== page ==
Amid a resurgence of public concerns regarding the safety of vaccines, a handful of parents have started organizing 'natural immunity' parties to expose their children to contagious diseases—such as measles and chicken pox—and thus minimize the need for shots. These types of get-togethers have, of course, been organized for many years. The difference now is that the parties are organized around illnesses for which vaccines exist.

Andrea of Portland, Oregon, who declined to give her last name, hosted a chicken pox play date last summer when her five-year-old son came down with the illness after being exposed at school. Right away she emailed two friends, each with two boys, who wanted to expose their children in order to build natural immunity. The boys shared popsicles, kazoos and bubble blowers, and shortly thereafter they all came down with the disease.

For some parents, the fear that vaccines contribute to the risk of autism motivates them to organize these natural-immunity parties for their children, despite the fact that medical analyses have repeatedly refuted the vaccine links (Lancet 364, 963–969; 2004; N. Engl. J. Med. 357, 1281–1292; 2007). Others distrust the pharmaceutical industry or, like Andrea, take a holistic approach to childrearing, where less is more. “We chose to do only select and few vaccinations,” she says, “so that our son could build his own immune responses.” Even though her son attends a private school, she had to sign a waiver attributing her vaccine choices to 'religious reasons'.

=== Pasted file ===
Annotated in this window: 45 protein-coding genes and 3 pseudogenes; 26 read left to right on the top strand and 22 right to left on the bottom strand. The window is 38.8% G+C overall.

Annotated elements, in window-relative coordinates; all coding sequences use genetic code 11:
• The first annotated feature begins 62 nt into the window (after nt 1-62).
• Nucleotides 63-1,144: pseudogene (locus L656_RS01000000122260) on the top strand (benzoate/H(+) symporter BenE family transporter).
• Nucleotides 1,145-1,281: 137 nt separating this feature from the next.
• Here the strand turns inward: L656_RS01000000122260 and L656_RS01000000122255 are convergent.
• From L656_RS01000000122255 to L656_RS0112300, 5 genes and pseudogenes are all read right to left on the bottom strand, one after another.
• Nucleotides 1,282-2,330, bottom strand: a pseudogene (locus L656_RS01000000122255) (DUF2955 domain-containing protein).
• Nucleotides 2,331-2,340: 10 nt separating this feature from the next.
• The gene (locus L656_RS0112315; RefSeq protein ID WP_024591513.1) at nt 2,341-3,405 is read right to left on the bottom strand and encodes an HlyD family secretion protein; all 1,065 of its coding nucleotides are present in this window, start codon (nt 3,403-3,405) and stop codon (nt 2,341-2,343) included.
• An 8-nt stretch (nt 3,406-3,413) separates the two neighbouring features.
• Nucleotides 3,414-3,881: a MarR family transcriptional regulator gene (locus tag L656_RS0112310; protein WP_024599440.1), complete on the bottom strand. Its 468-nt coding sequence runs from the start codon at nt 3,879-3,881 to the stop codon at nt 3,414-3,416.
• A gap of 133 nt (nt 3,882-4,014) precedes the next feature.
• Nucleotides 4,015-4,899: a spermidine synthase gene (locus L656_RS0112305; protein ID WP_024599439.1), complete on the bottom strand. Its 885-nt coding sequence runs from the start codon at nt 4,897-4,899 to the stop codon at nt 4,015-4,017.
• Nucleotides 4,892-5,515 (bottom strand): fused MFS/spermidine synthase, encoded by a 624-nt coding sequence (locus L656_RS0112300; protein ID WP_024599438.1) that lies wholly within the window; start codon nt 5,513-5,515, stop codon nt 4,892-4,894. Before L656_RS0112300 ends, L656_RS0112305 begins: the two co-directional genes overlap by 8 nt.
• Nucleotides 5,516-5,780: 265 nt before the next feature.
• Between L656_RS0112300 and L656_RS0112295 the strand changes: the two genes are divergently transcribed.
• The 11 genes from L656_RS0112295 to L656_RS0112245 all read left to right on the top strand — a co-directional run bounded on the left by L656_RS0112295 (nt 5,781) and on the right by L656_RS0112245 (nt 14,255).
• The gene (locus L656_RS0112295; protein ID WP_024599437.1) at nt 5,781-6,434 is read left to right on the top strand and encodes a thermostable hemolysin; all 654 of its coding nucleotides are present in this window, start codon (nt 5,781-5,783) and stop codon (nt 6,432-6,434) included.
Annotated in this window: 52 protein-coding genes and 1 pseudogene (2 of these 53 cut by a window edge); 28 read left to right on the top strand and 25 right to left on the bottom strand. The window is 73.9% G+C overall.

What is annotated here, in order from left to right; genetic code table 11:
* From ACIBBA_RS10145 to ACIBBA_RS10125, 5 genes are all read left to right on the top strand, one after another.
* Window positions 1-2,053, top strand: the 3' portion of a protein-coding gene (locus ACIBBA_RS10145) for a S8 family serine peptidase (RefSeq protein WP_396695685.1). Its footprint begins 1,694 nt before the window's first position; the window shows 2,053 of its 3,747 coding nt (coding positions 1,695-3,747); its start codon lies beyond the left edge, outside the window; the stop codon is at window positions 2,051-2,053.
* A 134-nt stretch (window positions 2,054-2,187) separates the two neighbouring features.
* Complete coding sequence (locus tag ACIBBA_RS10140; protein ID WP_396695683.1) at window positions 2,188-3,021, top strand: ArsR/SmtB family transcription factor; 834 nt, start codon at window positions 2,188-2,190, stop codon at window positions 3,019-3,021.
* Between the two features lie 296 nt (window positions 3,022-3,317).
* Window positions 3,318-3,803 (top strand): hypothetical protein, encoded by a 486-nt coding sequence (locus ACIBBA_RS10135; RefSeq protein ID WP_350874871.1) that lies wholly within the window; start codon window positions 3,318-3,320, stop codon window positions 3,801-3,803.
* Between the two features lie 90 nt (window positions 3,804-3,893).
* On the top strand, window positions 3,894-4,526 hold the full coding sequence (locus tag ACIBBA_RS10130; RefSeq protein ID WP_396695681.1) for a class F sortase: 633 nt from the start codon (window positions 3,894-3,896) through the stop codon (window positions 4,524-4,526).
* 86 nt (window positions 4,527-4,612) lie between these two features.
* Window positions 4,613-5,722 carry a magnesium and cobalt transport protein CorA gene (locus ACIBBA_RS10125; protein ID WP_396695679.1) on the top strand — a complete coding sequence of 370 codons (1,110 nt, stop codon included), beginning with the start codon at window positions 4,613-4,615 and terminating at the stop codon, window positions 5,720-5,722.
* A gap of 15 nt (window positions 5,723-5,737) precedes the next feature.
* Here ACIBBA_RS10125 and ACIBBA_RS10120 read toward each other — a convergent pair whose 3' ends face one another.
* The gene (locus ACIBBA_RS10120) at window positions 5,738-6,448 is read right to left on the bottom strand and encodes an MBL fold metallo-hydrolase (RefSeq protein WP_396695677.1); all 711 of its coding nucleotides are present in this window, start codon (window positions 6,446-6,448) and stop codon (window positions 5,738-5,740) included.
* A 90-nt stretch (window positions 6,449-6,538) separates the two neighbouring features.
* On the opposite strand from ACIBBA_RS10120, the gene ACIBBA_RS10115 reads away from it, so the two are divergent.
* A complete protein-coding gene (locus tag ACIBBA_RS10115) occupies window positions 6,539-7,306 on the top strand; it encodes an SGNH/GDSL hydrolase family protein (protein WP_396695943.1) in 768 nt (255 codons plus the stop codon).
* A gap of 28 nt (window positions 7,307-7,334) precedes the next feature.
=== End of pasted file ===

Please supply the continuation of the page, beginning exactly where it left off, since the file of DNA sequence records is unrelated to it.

Party favors: Children swap germs Credit: Corbis

Common childhood diseases like chicken pox and measles are highly contagious and can bear some dangerous consequences. Complications may include high fever, respiratory tract and ear infections and, in rare cases, brain inflammation and seizures.

Because of this risk, the American Academy of Pediatrics urges parents to vaccinate. Henry Bernstein, who serves on the association's Committee on Infectious Diseases and as chief of general pediatrics at the Dartmouth-Hitchcock Medical Center in Lebanon, New Hampshire, says that parents who don't vaccinate are “taking a chance in exposing their children to a vaccine-preventable disease that has known complications.”

In 2008 the US Centers for Disease Control and Prevention (CDC) has reported 64 confirmed measles cases through April, the most reported in this four-month period since 2001. Approximately 92% of children in the US receive vaccination for measles, but that figure may be dropping as more parents opt out.

With relatively few cases in the US, parents have to be resourceful to find a child with chicken pox or measles. Some rely on word of mouth through friends and family while others use online forums.

Still, a trend is emerging. According to one study, there has been a steady increase since the early 1990s in the number of school children who are not vaccinated because of personal belief exemptions, which must be filed with individual states before a child can attend school (J. Am. Med. Assoc. 296, 1757–1763; 2006).